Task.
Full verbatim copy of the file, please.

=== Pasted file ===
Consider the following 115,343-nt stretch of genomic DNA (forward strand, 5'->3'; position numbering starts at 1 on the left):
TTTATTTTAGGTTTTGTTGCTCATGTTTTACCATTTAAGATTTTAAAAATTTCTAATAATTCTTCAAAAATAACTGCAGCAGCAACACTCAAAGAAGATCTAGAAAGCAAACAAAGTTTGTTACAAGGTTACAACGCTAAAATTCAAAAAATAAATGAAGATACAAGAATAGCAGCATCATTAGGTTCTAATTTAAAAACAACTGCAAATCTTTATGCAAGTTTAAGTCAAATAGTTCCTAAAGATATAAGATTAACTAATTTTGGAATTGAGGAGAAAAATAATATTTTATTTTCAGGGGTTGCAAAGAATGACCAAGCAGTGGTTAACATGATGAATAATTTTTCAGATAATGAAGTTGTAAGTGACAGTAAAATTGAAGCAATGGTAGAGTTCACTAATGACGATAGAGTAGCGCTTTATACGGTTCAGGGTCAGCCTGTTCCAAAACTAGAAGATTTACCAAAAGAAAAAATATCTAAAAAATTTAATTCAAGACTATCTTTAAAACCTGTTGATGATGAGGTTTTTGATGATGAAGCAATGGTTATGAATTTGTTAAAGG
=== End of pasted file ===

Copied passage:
Consider the following 115,343-nt stretch of genomic DNA (forward strand, 5'->3'; position numbering starts at 1 on the left):
TTTATTTTAGGTTTTGTTGCTCATGTTTTACCATTTAAGATTTTAAAAATTTCTAATAATTCTTCAAAAATAACTGCAGCAGCAACACTCAAAGAAGATCTAGAAAGCAAACAAAGTTTGTTACAAGGTTACAACGCTAAAATTCAAAAAATAAATGAAGATACAAGAATAGCAGCATCATTAGGTTCTAATTTAAAAACAACTGCAAATCTTTATGCAAGTTTAAGTCAAATAGTTCCTAAAGATATAAGATTAACTAATTTTGGAATTGAGGAGAAAAATAATATTTTATTTTCAGGGGTTGCAAAGAATGACCAAGCAGTGGTTAACATGATGAATAATTTTTCAGATAATGAAGTTGTAAGTGACAGTAAAATTGAAGCAATGGTAGAGTTCACTAATGACGATAGAGTAGCGCTTTATACGGTTCAGGGTCAGCCTGTTCCAAAACTAGAAGATTTACCAAAAGAAAAAATATCTAAAAAATTTAATTCAAGACTATCTTTAAAACCTGTTGATGATGAGGTTTTTGATGATGAAGCAATGGTTATGAATTTGTTAAAGG